JOHANNESBURG – “When people think of building with wood, they think of Wendy houses and squatter camps – but the richest of the rich use wood; if you go to Clifton, you will see mansions costing milions, made of wood. South African Forestry Company Limited (SAFCOL) Chairman, Lungile Mabece, told Power987 on Tuesday.


Mabece is advocating the growth of SA’s forestry industry which, he says, offers many economic and social benefits – yet is hampered by legislation and a culture of misunderstanding about the value of wood. “Overseas, they’re building universities, and palaces with wood. They’re building the biggest bridges with wood – but in SA we can’t even build bridges for pedestrians in a village. We want to change that.”


SAFCOL is hosting South Africa’s first Forestry Industrialisation Conference this week to highlight the country’s competitive advantage in the global industry, amongst others. SA is a leader in the forestry industry on the continent, says Mabece, “but for the rest of world, Africa as a continent in forestry does not exist.” The conference is designed to change all that, he adds.


Commercial forests in South Africa has declined from 1.58-million hectares in 1998 to about 1.2-million hectares today. Mabece believes that the adoption of wood product and construction standards from developed countries can provide the technical basis for a rapid increase in use of wood and wood products in industry and constructions.


“We are looking at issues affecting forestry – and at creating an enabling environment, such as licencing for people to establish plantations, as well as enabling people to build houses, office blocks and skyscrapers with wood – this is not happening in SA.”


Mabece believes the greatest constraints to the growth of SA’s forestry industry is “a question of culture”. “There are also conflicting views regarding forestry… Some people say we should not be growing trees because they take up too much water, others say we should be planting trees because they bring water. Part of our responsibility to convince government of the benefits of forestry industrialisation and to present evidence of what happens elswehere to show it works. For instance, Mpumalanga has the most trees, yet it is not driest province.”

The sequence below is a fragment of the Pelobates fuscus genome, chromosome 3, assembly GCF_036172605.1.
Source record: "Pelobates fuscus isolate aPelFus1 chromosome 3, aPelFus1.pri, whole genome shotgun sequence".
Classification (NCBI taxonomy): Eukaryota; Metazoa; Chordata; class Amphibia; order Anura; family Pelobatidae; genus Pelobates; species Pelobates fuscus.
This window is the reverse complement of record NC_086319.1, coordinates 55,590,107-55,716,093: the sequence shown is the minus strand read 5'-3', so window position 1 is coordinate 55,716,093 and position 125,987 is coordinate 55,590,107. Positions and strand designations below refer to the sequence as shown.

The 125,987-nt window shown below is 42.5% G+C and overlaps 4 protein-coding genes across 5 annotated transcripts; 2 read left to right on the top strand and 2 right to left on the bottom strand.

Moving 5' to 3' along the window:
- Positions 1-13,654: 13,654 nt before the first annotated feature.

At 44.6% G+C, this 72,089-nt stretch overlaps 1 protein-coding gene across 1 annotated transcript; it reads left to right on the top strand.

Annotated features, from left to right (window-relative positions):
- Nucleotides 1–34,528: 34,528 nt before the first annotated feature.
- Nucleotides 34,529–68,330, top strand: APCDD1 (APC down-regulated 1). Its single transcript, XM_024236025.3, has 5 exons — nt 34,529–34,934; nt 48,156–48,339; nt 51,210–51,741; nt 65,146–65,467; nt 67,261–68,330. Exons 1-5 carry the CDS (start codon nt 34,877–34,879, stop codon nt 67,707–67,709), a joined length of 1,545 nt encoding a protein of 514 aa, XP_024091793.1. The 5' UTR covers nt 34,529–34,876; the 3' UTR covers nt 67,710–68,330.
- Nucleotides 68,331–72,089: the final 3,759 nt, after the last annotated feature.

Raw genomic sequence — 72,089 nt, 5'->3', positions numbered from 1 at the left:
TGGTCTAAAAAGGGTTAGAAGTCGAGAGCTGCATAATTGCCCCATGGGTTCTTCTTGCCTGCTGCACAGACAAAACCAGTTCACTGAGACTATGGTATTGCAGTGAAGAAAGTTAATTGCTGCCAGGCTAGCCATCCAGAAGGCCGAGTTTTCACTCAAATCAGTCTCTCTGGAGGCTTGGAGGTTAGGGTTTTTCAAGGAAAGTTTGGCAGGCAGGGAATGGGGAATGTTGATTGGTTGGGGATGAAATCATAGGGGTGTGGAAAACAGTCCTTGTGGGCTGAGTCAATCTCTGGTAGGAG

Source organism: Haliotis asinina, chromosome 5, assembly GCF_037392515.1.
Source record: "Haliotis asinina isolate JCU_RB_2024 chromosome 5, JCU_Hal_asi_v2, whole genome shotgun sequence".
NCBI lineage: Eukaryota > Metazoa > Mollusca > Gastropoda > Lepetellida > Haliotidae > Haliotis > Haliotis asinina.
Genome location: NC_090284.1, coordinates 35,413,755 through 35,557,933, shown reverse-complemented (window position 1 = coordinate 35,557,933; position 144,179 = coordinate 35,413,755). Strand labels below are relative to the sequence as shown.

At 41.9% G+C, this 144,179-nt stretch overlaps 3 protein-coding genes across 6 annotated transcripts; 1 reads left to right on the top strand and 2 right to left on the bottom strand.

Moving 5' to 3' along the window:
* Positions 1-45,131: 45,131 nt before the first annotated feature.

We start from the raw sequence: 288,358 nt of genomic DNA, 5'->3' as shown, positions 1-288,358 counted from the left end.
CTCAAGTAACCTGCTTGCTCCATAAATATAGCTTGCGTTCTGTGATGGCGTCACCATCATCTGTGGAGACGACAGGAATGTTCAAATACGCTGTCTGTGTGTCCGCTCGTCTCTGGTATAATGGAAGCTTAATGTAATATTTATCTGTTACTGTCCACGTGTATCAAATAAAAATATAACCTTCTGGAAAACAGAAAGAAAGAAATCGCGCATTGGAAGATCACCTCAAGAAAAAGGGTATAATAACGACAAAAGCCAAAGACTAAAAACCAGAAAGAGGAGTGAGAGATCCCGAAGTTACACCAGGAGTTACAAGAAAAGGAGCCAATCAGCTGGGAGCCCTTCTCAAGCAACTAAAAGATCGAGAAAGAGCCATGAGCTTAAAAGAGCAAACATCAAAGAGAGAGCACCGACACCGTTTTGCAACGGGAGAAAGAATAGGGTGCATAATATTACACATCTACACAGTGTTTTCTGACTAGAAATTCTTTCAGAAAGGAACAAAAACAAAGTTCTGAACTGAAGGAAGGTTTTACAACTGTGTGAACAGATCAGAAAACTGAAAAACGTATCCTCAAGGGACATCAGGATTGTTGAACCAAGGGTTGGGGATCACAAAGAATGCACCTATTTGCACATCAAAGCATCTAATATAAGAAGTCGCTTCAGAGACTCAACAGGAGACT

Compared to most European countries, South Africa has a competitive advantage in the industry thanks to a climate that is conducive to forestry, as well as the technical knowledge and research output to support much larger commercial forestry and industrial use of forestry products.


The establishment of community-owned forests can be used to provide monetary reward for stewardship of forests and provide regular income to communities. SAFCOL is hoping the conference will expose people to these and similar opportunities.


The conference is aimed to let people know there are oportuities and there is innovation,” adds Mabece. “We are working with industry, academic insitutions – we have five universities on board, and of course CSIR, to make sure South Africans are able to get maximum value out of forestry.”


SAFCOL is also hoping for government’s buy-in, says Mabece. “We have designed the conference to bring government departments that affect possible growth in the forestry industry. We also brought on board industry players in the value chain, as well as academics, experts overseas who have implemented what South Africans  don’t believe is possible with wood,” he explains.


The conference takes place at Transnet Freight Rail in Esselenpark, Kempton Park from 4-5 October.


Source : Power FM